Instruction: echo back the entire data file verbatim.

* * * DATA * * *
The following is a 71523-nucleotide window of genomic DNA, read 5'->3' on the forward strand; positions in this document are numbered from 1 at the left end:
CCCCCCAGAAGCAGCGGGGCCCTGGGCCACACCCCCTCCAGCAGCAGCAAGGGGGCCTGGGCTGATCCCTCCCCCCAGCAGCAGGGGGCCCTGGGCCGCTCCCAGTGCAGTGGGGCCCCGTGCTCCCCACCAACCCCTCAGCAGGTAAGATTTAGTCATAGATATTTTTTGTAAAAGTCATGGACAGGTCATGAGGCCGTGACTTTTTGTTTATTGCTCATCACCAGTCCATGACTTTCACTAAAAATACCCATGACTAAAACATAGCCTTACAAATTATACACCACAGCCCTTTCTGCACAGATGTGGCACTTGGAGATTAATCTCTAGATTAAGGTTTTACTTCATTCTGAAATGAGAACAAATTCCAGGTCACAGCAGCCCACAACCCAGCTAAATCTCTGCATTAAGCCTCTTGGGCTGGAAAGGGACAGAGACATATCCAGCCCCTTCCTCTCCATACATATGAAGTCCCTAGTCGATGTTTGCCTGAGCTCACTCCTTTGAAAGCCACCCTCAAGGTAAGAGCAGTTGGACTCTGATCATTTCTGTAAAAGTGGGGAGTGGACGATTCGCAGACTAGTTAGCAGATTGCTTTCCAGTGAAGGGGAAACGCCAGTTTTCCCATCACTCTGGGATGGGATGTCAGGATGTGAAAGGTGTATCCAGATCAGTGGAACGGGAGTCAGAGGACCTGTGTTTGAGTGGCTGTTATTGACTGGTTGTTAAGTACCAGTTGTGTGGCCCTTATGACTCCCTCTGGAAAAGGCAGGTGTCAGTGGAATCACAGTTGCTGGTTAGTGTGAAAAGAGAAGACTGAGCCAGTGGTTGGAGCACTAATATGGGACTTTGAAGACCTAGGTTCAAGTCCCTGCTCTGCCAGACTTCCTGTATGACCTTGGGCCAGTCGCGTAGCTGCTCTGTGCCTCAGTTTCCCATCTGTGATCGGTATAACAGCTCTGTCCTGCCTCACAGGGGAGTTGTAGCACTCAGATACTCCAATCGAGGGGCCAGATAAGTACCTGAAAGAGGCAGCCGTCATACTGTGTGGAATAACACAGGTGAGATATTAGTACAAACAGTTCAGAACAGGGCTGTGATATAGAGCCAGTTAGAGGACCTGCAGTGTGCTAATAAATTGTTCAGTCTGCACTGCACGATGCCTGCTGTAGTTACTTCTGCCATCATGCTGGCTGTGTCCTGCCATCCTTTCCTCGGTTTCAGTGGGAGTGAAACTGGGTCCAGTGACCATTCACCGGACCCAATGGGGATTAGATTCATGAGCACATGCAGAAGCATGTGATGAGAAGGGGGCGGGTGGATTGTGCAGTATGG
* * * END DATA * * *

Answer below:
The following is a 71523-nucleotide window of genomic DNA, read 5'->3' on the forward strand; positions in this document are numbered from 1 at the left end:
CCCCCCAGAAGCAGCGGGGCCCTGGGCCACACCCCCTCCAGCAGCAGCAAGGGGGCCTGGGCTGATCCCTCCCCCCAGCAGCAGGGGGCCCTGGGCCGCTCCCAGTGCAGTGGGGCCCCGTGCTCCCCACCAACCCCTCAGCAGGTAAGATTTAGTCATAGATATTTTTTGTAAAAGTCATGGACAGGTCATGAGGCCGTGACTTTTTGTTTATTGCTCATCACCAGTCCATGACTTTCACTAAAAATACCCATGACTAAAACATAGCCTTACAAATTATACACCACAGCCCTTTCTGCACAGATGTGGCACTTGGAGATTAATCTCTAGATTAAGGTTTTACTTCATTCTGAAATGAGAACAAATTCCAGGTCACAGCAGCCCACAACCCAGCTAAATCTCTGCATTAAGCCTCTTGGGCTGGAAAGGGACAGAGACATATCCAGCCCCTTCCTCTCCATACATATGAAGTCCCTAGTCGATGTTTGCCTGAGCTCACTCCTTTGAAAGCCACCCTCAAGGTAAGAGCAGTTGGACTCTGATCATTTCTGTAAAAGTGGGGAGTGGACGATTCGCAGACTAGTTAGCAGATTGCTTTCCAGTGAAGGGGAAACGCCAGTTTTCCCATCACTCTGGGATGGGATGTCAGGATGTGAAAGGTGTATCCAGATCAGTGGAACGGGAGTCAGAGGACCTGTGTTTGAGTGGCTGTTATTGACTGGTTGTTAAGTACCAGTTGTGTGGCCCTTATGACTCCCTCTGGAAAAGGCAGGTGTCAGTGGAATCACAGTTGCTGGTTAGTGTGAAAAGAGAAGACTGAGCCAGTGGTTGGAGCACTAATATGGGACTTTGAAGACCTAGGTTCAAGTCCCTGCTCTGCCAGACTTCCTGTATGACCTTGGGCCAGTCGCGTAGCTGCTCTGTGCCTCAGTTTCCCATCTGTGATCGGTATAACAGCTCTGTCCTGCCTCACAGGGGAGTTGTAGCACTCAGATACTCCAATCGAGGGGCCAGATAAGTACCTGAAAGAGGCAGCCGTCATACTGTGTGGAATAACACAGGTGAGATATTAGTACAAACAGTTCAGAACAGGGCTGTGATATAGAGCCAGTTAGAGGACCTGCAGTGTGCTAATAAATTGTTCAGTCTGCACTGCACGATGCCTGCTGTAGTTACTTCTGCCATCATGCTGGCTGTGTCCTGCCATCCTTTCCTCGGTTTCAGTGGGAGTGAAACTGGGTCCAGTGACCATTCACCGGACCCAATGGGGATTAGATTCATGAGCACATGCAGAAGCATGTGATGAGAAGGGGGCGGGTGGATTGTGCAGTATGG